Although showing us our desires, the Self remains pure–the actual word being “white” to signify that the Self has no inherent “colors” (qualities or traits), for it is Brahman by nature. Thus it is also immortal, no matter how many deaths we may experience, both through the death of the body and the “little death” we experience each time we sleep–dreams being a kind of after death astral experience.
All levels of experience arise from the Self in union with Brahman. Nothing exists apart from the Self. The Self is also the ultimate Being. There is no going beyond it. Because it is one with Brahman, even conscious union with Brahman does not cancel out our awareness of ourselves as the individual Atman. This is a most important principle, for many are led into the delusion that they have transcended the Self and “entered the Not-Self,” when they have merely sunk into the morass of tamasic ignorance. They are suffering from the subtlest form of mental illness which in time will manifest as recognizable psychosis and lead to great mental and moral disintegration–in many instances to attempted or successful suicide.
The indwelling Self
“As fire, though one, takes the shape of every object which it consumes, so the Self, though one, takes the shape of every object in which it dwells. As air, though one, takes the shape of every object which it enters, so the Self, though one, takes the shape of every object in which it dwells” (Katha Upanishad 2:2:9, 10)
Each individual Self inhabits a vast number of body-vehicles as it moves up the ladder of evolution to the Highest. (For a detailed study of this, see Robe of Light.) And in each one it appears to actually become that vehicle. Yet the Self remains only Itself, one and unique. In this way the Self gathers experiences of every form of life that exists. This is necessary for It if It is to approximate the status of Brahman, for Brahman, existing in all forms, has the experience of being all those forms. Hence the microcosmic Self mirrors the Macrocosmic Self.
The untouched Self
“As the sun, revealer of all objects to the seer, is not harmed by the sinful eye, nor by the impurities of the objects it gazes on, so the one Self, dwelling in all, is not touched by the evils of the world. For he transcends all” (Katha Upanishad 2:2:11)
Having spoken to us of the fact that the Self somehow takes on the form of its many incarnational forms, the upanishad reminds us that the Self is nonetheless absolutely unmarked by that formation and undergoes no alteration or conditioning whatsoever. Even while immanent in relative existence, the Self remains essentially transcendent, in the same relation to its incarnate form as is Brahman to the universe. The divine eye of the Self illumines all things yet is affected by none.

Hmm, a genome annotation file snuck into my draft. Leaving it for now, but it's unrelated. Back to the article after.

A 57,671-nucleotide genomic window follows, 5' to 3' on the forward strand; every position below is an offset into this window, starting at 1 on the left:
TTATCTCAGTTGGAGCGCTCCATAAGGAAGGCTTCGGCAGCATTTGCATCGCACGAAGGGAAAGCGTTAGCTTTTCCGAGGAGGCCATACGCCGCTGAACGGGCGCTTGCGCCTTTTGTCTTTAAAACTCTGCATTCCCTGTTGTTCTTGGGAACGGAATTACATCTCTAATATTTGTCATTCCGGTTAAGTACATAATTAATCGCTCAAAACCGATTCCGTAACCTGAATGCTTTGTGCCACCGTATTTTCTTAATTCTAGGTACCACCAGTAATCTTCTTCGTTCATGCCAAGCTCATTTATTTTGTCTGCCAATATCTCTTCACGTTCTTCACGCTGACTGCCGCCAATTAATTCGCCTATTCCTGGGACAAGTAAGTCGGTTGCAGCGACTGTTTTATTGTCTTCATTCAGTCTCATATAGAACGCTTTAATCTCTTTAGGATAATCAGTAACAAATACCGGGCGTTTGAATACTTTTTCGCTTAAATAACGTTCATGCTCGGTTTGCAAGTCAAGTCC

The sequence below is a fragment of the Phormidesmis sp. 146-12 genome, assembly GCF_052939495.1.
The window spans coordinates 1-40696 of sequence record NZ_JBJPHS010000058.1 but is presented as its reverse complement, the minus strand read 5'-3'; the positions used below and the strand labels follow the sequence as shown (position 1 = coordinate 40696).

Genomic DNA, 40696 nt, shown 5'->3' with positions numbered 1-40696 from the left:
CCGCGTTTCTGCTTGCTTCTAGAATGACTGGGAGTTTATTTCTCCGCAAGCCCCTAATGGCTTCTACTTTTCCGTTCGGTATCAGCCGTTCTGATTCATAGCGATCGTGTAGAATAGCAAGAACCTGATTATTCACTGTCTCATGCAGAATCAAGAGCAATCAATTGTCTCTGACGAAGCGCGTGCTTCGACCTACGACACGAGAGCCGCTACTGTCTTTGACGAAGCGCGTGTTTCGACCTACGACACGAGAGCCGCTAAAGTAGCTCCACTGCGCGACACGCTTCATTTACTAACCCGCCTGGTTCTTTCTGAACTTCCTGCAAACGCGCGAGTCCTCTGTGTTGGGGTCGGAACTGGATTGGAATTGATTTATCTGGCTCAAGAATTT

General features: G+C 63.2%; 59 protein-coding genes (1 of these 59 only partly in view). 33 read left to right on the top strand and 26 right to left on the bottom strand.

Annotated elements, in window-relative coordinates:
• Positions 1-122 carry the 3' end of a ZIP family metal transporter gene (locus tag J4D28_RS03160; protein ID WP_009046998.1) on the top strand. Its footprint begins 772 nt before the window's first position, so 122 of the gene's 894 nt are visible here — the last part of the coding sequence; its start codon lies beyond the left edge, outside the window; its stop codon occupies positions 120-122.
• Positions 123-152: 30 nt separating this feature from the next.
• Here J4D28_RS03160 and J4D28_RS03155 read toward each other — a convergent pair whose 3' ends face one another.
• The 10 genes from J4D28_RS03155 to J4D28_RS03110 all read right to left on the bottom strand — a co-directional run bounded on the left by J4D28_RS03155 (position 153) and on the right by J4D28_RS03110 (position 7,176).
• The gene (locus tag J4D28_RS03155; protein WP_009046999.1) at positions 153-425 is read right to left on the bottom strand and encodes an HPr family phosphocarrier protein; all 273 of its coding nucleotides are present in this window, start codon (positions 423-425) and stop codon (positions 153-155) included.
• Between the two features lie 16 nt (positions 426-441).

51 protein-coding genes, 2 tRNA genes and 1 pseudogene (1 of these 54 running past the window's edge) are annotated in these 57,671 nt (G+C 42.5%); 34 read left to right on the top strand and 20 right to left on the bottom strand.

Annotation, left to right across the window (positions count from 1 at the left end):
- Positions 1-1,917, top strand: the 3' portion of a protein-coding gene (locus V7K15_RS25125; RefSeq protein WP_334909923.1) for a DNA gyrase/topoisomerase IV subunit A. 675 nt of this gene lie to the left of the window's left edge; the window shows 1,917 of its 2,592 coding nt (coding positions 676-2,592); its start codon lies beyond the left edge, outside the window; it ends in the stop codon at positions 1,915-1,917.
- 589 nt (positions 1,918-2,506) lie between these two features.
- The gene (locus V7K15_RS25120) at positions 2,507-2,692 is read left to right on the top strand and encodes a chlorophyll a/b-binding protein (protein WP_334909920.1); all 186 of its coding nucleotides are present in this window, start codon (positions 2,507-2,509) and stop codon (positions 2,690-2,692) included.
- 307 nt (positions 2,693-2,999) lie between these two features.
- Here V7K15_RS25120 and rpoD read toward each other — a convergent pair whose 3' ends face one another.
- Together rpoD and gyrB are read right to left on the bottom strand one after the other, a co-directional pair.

Bliss and peace
“He is one, the lord and innermost Self of all; of one form, he makes of himself many forms. To him who sees the Self revealed in his own heart belongs eternal bliss–to none else, to none else!” (Katha Upanishad 2:2:12)
The Self is ever the Master, however much the forms inhabited by the Self may be bound. The Self is the essential principle of the existence of all those forms, always remaining one and unchanged. He alone who beholds the Self in/as the core of his being possesses eternal bliss.
“Intelligence of the intelligent, eternal among the transient, he, though one, makes possible the desires of many. To him who sees the Self revealed in his own heart belongs eternal peace–to none else, to none else!” (Katha Upanishad 2:2:13)
Consciousness of the conscious, the eternal link between all the temporal bodies It inhabits, the Self is that which “makes possible the desires of many” through countless incarnations. He alone who beholds the Self in/as the core of his being possesses eternal peace.
Read the next article in the Upanishads for Awakening: The Radiant Self
Sections in the Upanishads for Awakening:
- The Isha Upanishad
- The Kena Upanishad
- The Katha Upanishad
- The Past is the Future
- Seeing Death, Seeing Life
- The Good and the Pleasant
- The Way of Ignorance
- The Mystery of the Self
- How to Either Know or Not Know the Self
- From the Unreal to the Real
- Finding the Treasure
- The Transcendent Reality of the Self
- The Immortal Self
- The Indwelling Self
- The Omnipresent Self
- The Sorrowless Self
- Who Can Know the Self?
- The All-Consuming Self
- The Divine Indwellers
- The Chariot
- The Chariot’s Journey
- The Glorious Way
- To Know The Self
- The Power of Enlightenment
- The Infinite Self
- The Dweller in the Heart
- The Birthless Self
- The Shining Self
- The Life-Giving Self
- The Eternal Brahman–The Eternal Self
- The Radiant Self
- The Universal Tree
- Hierarchy of Consciousness
- From Mortality to Immortality
- The Prashna Upanishad
- The Mundaka Upanishad
- The Mandukya Upanishad
- The Taittiriya Upanishad
- The Aitareya Upanishad
- The Chandogya Upanishad
- The Brihadaranyaka Upanishad
- The Shvetashvatara Upanishad